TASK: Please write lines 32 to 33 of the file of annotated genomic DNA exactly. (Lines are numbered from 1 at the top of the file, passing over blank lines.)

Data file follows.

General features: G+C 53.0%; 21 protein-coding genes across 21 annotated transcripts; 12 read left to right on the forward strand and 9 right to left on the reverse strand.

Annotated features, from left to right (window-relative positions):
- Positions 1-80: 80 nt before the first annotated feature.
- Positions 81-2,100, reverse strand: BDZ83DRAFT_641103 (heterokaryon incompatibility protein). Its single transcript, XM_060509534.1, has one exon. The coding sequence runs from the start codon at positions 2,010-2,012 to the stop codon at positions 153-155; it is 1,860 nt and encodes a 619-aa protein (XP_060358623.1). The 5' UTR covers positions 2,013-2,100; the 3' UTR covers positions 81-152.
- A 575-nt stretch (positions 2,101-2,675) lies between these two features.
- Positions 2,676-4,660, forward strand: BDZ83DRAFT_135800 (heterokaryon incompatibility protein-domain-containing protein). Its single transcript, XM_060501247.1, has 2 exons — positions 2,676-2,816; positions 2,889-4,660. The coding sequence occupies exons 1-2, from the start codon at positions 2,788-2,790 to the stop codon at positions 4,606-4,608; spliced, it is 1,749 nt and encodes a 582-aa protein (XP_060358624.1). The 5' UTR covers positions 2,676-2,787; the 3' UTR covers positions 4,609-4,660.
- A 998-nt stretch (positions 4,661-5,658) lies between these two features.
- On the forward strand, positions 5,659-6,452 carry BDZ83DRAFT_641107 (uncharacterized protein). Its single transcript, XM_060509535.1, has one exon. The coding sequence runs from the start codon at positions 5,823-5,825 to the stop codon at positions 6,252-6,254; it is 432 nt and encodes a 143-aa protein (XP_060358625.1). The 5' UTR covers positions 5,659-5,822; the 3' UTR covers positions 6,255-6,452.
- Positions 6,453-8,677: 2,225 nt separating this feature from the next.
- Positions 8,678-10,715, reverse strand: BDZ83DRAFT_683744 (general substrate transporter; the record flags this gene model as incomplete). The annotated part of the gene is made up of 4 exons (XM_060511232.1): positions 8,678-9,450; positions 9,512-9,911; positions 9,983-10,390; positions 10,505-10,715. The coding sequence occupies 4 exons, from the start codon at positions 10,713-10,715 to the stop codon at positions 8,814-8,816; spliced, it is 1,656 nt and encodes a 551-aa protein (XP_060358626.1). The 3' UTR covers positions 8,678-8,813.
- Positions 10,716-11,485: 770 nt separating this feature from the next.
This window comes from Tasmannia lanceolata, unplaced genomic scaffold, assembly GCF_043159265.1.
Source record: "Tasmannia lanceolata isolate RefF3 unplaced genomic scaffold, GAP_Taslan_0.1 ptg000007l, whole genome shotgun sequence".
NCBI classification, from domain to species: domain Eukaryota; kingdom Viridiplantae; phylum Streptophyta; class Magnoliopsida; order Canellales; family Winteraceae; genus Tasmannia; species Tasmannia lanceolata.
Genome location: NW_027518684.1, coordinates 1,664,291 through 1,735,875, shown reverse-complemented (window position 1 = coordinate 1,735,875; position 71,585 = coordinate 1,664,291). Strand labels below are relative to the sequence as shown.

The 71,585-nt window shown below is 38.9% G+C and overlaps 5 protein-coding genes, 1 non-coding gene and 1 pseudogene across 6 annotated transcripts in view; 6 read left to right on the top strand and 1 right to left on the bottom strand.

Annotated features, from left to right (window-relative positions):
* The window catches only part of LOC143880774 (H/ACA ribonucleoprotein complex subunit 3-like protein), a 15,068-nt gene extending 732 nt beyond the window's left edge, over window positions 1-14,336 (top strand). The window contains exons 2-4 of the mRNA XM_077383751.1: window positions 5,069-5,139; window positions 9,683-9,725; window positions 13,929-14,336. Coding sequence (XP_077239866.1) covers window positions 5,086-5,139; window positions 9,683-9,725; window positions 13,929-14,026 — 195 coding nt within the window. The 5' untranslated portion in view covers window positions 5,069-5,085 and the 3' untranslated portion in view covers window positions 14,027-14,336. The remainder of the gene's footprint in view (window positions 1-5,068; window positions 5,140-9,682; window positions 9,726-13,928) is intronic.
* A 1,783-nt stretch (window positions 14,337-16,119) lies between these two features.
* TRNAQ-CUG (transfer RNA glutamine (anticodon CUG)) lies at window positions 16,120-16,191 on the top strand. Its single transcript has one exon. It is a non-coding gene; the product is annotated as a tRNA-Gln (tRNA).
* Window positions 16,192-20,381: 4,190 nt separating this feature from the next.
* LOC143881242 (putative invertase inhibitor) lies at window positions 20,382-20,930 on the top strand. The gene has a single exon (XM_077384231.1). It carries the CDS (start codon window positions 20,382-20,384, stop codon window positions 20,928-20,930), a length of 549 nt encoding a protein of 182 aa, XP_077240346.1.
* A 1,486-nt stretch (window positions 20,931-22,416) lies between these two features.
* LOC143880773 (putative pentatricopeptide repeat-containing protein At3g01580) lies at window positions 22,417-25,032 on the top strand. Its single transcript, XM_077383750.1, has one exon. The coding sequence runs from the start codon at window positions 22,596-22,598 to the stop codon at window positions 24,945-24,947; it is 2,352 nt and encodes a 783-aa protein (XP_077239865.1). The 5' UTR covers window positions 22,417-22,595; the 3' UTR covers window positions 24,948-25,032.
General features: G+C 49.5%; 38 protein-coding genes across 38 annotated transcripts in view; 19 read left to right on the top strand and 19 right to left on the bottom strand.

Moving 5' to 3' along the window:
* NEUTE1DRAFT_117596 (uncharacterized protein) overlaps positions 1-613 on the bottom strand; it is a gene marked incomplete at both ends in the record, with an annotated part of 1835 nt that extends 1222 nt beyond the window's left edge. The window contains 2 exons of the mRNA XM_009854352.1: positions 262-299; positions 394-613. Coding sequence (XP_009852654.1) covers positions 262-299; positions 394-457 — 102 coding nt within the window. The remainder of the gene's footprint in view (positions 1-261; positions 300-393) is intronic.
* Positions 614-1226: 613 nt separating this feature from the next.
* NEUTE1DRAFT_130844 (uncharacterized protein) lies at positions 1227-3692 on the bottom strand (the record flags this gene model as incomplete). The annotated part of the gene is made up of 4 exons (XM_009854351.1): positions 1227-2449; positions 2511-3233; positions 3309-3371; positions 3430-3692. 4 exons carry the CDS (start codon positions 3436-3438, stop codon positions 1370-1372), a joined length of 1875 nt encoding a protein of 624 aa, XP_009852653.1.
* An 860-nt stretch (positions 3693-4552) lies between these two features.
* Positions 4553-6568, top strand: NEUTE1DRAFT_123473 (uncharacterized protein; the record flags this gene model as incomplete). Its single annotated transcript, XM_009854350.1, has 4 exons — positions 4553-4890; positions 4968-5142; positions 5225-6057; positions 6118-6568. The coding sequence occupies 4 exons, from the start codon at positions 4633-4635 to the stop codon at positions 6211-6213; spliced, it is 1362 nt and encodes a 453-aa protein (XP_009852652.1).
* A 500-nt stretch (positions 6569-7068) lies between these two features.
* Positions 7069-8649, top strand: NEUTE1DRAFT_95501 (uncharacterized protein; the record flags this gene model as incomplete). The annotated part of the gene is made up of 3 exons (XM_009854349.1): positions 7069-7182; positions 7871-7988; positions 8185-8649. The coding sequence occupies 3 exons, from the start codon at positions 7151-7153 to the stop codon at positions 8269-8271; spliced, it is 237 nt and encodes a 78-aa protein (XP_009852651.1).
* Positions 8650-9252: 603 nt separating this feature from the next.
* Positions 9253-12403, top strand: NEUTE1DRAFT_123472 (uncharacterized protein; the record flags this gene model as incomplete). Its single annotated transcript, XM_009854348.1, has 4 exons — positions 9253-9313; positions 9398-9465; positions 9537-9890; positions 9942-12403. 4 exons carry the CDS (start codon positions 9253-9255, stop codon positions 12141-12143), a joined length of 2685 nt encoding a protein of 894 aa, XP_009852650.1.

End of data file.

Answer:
* A 500-nt stretch (positions 6569-7068) lies between these two features.
* Positions 7069-8649, top strand: NEUTE1DRAFT_95501 (uncharacterized protein; the record flags this gene model as incomplete). The annotated part of the gene is made up of 3 exons (XM_009854349.1): positions 7069-7182; positions 7871-7988; positions 8185-8649. The coding sequence occupies 3 exons, from the start codon at positions 7151-7153 to the stop codon at positions 8269-8271; spliced, it is 237 nt and encodes a 78-aa protein (XP_009852651.1).